The first few times I drank too much in Connecticut, it probably seemed like a fluke. I mean, the drinks flowed steadily because we were in a festive mood without much cause to drive anywhere. It was understandable that we’d catch a little buzz, but I can’t imagine it made the best impression on anyone to have me babbling and slurring and then going off to bed by nine. I seemed to drink more and more on each subsequent trip.

The last time I was drunk at my in-laws, we’d traveled there with our almost two-year-old daughter. Yes, we’d traveled across the country with a toddler–there’s a good reason to drink right there, and now we were trying to keep her entertained in a house with breakables twenty-four hours a day. I’d gotten an early start on the eggnog that afternoon and had decided to go to dinner with my sister-in-law and her good friend while my husband stayed at the house with his parents and our daughter. I’d already had quite a bit to drink before we left and drank so much at dinner I can’t tell you much of what happened because I only see it in bits and pieces. What I do know is that I stumbled back into the house and in an effort to check on my daughter who was asleep in her pack-n-play in the basement, I fell down the stairs. I don’t have any recollection of doing this. I had to be told about it later by my mortified husband.

It would be another six months before I admitted I had a problem and another year and a half before I did something about it. I haven’t had a drink now in nineteen months and for the most part I don’t miss it. Most things I can do just fine now without alcohol. Family, Christmas trees, even spending time with my in-laws, these things are just as good–actually even better.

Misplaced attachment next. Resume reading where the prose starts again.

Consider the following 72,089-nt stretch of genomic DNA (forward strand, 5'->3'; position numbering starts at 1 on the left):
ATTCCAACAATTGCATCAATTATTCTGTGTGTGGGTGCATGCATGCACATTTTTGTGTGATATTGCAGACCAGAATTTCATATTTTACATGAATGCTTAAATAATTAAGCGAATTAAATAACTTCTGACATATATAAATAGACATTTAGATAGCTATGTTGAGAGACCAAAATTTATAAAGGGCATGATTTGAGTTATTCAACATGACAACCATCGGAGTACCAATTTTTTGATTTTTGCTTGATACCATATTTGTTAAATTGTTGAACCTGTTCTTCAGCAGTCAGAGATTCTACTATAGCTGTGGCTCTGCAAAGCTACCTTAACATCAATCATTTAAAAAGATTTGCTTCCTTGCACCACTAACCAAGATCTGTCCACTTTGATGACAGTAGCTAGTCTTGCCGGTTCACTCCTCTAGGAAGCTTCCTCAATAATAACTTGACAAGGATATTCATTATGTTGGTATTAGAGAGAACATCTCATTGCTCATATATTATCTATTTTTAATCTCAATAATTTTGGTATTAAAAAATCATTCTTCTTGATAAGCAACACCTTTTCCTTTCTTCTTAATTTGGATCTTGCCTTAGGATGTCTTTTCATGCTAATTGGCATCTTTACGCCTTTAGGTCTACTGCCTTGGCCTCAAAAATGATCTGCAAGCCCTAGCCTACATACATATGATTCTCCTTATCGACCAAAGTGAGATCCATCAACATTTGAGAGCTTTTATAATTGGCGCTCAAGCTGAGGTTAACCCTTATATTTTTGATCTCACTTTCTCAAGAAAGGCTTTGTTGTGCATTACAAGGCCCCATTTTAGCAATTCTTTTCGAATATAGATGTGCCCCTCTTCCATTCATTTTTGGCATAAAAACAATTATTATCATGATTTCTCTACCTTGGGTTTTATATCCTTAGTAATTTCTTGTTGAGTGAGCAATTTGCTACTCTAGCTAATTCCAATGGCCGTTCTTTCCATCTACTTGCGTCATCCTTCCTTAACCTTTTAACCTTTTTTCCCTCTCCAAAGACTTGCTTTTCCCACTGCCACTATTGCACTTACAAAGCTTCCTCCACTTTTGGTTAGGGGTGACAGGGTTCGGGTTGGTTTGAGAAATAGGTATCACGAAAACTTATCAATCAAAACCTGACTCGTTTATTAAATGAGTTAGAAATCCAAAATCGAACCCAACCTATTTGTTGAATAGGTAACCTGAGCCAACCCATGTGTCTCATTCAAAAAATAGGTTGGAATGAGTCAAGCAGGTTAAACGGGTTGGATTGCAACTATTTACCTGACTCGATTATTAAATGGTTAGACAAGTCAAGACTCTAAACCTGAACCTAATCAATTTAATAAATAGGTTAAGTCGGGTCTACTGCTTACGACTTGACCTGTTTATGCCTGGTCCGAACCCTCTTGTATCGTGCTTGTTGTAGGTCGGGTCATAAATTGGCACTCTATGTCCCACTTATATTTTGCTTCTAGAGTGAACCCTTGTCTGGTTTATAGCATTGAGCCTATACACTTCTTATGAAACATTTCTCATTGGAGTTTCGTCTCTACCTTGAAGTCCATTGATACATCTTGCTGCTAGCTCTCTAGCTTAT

The only thing that will never work for me without alcohol now is eggnog.

Note: This post originally ran in 2010.

Stefanie Wilder-Taylor is the author of Sippy Cups Are Not for Chardonnay: And Other Things I Had to Learn as a New Mom and Naptime Is the New Happy Hour: And Other Ways Toddlers Turn Your Life Upside Down, which were based on her blog, “Baby on Bored,” and It’s Not Me, It’s You: Subjective Recollections of a Terminally Optimistic, Chronically Sarcastic and Occasionally Inebriated Woman. On television, she acts as the go-to parenting expert for NBC’s “The Today Show” and has been featured on The Dr. Phil Show. Her new book, I’m Kind of a Big Deal: And Other Delusions of Adequacy, comes out June 2011. To read an interview with Stefanie, click here.

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By Leah Odze Epstein

Every year, I look forward to celebrating Swedish Christmas with my extended family. We’ve been celebrating with the same family friends for years, and each year we alternate homes.